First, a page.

"Swimming in Poison": Reimagining Endocrine Disruption through China's Environmental Hormones
AffiliationUniv Arizona, Anthropol
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CitationLamoreaux, Janelle. 2019. "'Swimming in Poison': Reimagining Endocrine Disruption through China’s Environmental Hormones." Cross-Currents: East Asian History and Culture Review (e-journal) 30: 78–100. https://cross-currents.berkeley.edu/e-journal/issue-30/lamoreaux.
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AbstractThis article analyzes media responses to a 2010 Greenpeace China report titled Swimming in Poison. Among other alarming data, the report states that fish from collection points along the Yangtze River showed elevated levels of harmful "environmental hormones" (huanjing jisu), also referred to as endocrine-disrupting chemicals (EDCs). Scholars have critiqued EDC science and activism for its heteronormative pathologizing of intersexuality, nonreproductive sexual activity, and impaired fertility, drawing attention to the "sex panic" at work in EDC discourse. This article shows that such sex panic is neither necessary nor universal in anxieties surrounding EDCs. Unlike media responses to EDC events in Europe and North America, Chinese news articles that followed the report did not focus on anxieties surrounding sexual transgression. Instead, media reactions focused on food safety, industrial capitalism, and the ecological scope of pollution. Based on this analysis, the author argues that the disruptive quality and analytic potential of China's environmental hormones has less to do with a defense of sexual purity or bodily integrity, and more to do with acknowledging the depths to which human and nonhuman bodies in today's China are suffused with the sometimes toxic social, economic, political, and chemical environments in which people eat, grow, and live.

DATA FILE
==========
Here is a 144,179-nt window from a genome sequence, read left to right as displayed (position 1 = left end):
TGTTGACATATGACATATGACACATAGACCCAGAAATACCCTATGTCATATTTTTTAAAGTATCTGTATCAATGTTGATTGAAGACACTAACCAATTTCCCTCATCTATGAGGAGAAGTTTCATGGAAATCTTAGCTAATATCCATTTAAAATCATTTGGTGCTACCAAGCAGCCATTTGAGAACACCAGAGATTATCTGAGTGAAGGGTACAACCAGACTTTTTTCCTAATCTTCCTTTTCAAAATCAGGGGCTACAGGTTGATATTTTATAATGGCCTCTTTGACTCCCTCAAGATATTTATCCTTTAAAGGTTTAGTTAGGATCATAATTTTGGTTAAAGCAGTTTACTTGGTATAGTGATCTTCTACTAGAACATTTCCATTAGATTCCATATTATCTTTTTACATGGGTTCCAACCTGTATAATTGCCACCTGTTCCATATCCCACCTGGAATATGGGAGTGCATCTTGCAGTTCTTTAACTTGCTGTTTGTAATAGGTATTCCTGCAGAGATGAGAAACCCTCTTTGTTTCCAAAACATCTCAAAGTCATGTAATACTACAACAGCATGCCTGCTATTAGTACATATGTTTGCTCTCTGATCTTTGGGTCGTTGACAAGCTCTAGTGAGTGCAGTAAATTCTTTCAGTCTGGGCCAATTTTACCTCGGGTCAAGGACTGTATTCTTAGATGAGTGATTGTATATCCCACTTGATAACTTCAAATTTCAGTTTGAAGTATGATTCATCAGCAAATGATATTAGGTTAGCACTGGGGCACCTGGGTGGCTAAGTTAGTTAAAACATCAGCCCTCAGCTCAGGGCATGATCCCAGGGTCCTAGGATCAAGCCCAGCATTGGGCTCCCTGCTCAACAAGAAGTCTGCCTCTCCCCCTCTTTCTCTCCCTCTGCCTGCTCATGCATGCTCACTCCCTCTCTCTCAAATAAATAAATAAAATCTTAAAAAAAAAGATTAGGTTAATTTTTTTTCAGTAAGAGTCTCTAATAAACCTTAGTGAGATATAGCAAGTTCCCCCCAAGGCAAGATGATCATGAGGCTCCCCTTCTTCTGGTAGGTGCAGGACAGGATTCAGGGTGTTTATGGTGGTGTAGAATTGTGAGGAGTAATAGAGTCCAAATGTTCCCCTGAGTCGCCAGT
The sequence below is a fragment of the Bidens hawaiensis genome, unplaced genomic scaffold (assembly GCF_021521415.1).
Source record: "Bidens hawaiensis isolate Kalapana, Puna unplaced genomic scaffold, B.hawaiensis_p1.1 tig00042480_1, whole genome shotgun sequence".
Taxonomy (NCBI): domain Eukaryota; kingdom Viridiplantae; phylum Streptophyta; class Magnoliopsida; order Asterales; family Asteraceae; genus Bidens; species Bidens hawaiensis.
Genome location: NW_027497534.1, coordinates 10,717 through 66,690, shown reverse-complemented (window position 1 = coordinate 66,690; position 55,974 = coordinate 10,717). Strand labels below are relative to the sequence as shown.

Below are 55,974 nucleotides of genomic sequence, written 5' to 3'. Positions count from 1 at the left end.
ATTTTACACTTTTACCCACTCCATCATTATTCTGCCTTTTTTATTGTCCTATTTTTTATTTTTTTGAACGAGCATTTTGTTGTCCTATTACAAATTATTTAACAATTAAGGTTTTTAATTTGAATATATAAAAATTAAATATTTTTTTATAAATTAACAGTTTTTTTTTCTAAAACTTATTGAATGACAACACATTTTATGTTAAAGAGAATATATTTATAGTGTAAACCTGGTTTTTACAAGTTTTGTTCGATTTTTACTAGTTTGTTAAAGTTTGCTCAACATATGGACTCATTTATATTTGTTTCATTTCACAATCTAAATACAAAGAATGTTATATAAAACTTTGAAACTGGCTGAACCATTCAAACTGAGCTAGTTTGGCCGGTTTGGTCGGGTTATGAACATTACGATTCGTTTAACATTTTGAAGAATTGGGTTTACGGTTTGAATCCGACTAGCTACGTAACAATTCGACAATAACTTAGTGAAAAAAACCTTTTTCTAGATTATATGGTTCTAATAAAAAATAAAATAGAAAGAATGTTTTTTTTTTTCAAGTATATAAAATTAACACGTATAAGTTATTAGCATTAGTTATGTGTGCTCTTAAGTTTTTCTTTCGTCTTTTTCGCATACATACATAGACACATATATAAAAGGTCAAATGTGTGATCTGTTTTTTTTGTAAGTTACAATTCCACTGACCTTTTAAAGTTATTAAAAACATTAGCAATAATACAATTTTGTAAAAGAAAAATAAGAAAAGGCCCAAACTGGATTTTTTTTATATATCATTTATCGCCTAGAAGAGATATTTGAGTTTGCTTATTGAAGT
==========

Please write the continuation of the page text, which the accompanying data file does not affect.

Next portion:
NoteOpen access journal
VersionFinal published version
SponsorsWenner-Gren Foundation; National Science Foundation; Social Science Research Council; Wellcome Trust; University of Arizona's School of Anthropology
Except where otherwise noted, this item's license is described as © Cross-Currents, 2019. This work is licensed under a Creative Commons Attribution-NonCommercial-NoDerivs 3.0 United States License.